Hauler / Chase Truck DOT Compliance

SuperRanger

Well-Known Member
I'm curious if anyone is having issues with DOT / CDL compliance. I see plenty of heavy duty logo'd chase trucks towing logo'd race trucks. Not trying to debate legality with a state trooper here, just wondering if it is getting enforced and if pro teams are going the route of DOT / CDL for box trucks, F-450, etc.
 

Bro_Gill

Well-Known Member
I have heard from several folks now that 3 axle trailers are getting popped for no CDL/proper class of license.
 

ErikIrvine

Well-Known Member
I haven't had any problems and I drive work trucks with trailers all day every day in so cal (race trailer is a triple axle)
 

motoman29

Well-Known Member
Make sure that any driver who is operating a vehicle over 10,000 gvwr (any dual wheel truck basically) has a medical card. This is an out of service violation.

Medical Cards are easy to get and usually cost less than $75 for 2 years

Any time that vehicle travels more than a radius of 100 air miles, a log book is also needed. This is also an out of service violation.

Log books cost less than $2 and there are videos online about how to properly fill them out.

Any trailer that is 10,001 lbs (basically all triple axles and is a red flag that CHP can see from miles away) requires a Class A. This is an out of service violation.

I can keep going, but those are the basic ones that get most people in trouble.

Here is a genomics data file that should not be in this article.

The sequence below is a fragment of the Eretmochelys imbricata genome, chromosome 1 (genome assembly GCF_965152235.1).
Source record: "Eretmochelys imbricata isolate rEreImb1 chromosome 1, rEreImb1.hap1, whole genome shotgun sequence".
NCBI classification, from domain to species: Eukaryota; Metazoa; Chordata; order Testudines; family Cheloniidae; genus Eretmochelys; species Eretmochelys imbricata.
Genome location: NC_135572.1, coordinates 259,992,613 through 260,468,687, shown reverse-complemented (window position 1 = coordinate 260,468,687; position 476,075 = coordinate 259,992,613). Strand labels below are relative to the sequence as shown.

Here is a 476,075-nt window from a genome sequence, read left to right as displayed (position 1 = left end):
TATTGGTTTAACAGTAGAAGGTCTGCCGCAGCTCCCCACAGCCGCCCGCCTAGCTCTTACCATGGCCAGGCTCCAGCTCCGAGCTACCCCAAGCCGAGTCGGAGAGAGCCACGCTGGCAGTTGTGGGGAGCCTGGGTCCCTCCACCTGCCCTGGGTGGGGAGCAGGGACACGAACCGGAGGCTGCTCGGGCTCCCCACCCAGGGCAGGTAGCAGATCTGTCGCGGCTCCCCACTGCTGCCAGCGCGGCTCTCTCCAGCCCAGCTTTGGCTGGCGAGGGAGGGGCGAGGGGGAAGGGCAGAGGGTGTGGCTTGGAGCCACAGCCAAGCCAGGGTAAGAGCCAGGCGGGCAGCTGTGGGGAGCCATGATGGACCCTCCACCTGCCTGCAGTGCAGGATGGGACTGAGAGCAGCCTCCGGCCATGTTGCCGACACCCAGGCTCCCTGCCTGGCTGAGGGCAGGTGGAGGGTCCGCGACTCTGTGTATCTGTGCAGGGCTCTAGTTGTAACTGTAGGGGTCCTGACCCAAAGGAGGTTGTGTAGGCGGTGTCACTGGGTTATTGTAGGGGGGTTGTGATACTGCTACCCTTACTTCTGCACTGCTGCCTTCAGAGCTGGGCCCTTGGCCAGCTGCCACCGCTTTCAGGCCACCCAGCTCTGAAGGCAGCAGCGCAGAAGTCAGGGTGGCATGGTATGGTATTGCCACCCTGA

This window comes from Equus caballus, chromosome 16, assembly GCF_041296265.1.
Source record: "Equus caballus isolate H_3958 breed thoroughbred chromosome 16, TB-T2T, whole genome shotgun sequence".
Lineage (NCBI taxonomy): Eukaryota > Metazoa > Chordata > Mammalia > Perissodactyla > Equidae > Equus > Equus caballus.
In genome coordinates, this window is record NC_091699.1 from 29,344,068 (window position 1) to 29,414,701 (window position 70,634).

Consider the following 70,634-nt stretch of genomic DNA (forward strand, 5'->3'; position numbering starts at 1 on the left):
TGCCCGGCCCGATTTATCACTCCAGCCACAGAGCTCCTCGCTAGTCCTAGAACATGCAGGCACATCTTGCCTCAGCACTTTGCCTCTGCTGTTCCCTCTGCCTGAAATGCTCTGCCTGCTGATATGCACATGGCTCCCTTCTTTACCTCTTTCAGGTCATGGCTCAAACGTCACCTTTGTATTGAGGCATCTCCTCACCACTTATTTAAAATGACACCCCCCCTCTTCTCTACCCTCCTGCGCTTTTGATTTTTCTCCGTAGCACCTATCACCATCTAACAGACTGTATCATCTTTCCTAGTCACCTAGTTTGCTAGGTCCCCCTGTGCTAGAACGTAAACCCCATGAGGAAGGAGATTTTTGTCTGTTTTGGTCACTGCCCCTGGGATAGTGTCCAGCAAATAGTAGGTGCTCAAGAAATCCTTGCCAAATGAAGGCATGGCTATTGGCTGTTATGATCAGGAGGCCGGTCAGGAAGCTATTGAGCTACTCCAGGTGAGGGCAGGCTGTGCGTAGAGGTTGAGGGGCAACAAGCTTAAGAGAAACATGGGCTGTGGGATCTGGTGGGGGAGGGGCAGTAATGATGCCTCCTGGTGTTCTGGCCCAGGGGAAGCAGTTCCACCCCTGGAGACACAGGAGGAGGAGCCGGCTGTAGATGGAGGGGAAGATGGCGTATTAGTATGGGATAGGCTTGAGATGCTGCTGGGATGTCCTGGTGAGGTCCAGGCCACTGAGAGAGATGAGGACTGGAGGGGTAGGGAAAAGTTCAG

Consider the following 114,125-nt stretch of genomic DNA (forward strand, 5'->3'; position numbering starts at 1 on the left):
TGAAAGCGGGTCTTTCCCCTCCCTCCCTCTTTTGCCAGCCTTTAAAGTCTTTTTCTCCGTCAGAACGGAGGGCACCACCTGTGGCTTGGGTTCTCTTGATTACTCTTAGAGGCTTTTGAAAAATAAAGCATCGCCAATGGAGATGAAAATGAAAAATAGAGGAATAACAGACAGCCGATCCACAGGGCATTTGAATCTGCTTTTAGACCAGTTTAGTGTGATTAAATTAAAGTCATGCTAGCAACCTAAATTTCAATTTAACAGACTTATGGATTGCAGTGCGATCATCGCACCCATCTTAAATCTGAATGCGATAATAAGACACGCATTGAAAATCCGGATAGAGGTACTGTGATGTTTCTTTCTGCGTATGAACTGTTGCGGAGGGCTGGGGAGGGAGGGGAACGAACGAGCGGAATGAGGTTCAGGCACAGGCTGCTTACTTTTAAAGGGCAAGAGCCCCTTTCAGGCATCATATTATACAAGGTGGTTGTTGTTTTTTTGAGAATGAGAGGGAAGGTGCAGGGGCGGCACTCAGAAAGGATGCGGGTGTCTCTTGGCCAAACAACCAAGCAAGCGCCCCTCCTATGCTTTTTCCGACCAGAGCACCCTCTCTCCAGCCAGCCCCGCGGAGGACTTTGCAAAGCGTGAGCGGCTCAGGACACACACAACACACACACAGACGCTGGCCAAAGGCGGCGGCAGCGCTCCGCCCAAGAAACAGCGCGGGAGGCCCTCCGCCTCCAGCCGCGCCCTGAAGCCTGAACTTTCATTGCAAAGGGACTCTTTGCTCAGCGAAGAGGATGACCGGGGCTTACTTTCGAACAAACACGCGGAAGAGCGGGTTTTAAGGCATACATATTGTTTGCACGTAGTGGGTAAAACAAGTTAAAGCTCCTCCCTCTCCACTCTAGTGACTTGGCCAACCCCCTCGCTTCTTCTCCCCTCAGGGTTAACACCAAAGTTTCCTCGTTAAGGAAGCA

chicken lips the ocho

Most Annoying RDC Poster
Make sure that any driver who is operating a vehicle over 10,000 gvwr (any dual wheel truck basically) has a medical card. This is an out of service violation.

Medical Cards are easy to get and usually cost less than $75 for 2 years

Any time that vehicle travels more than a radius of 100 air miles, a log book is also needed. This is also an out of service violation.

Log books cost less than $2 and there are videos online about how to properly fill them out.

Any trailer that is 10,001 lbs (basically all triple axles and is a red flag that CHP can see from miles away) requires a Class A. This is an out of service violation.

I can keep going, but those are the basic ones that get most people in trouble.
You can drive a truck under 26,000 lbs with a regular liscence.

They don’t give out the green medical cards anymore, you only need to take the medical test on a commercial liscence
 

Bro_Gill

Well-Known Member
You can drive a truck under 26,000 lbs with a regular liscence.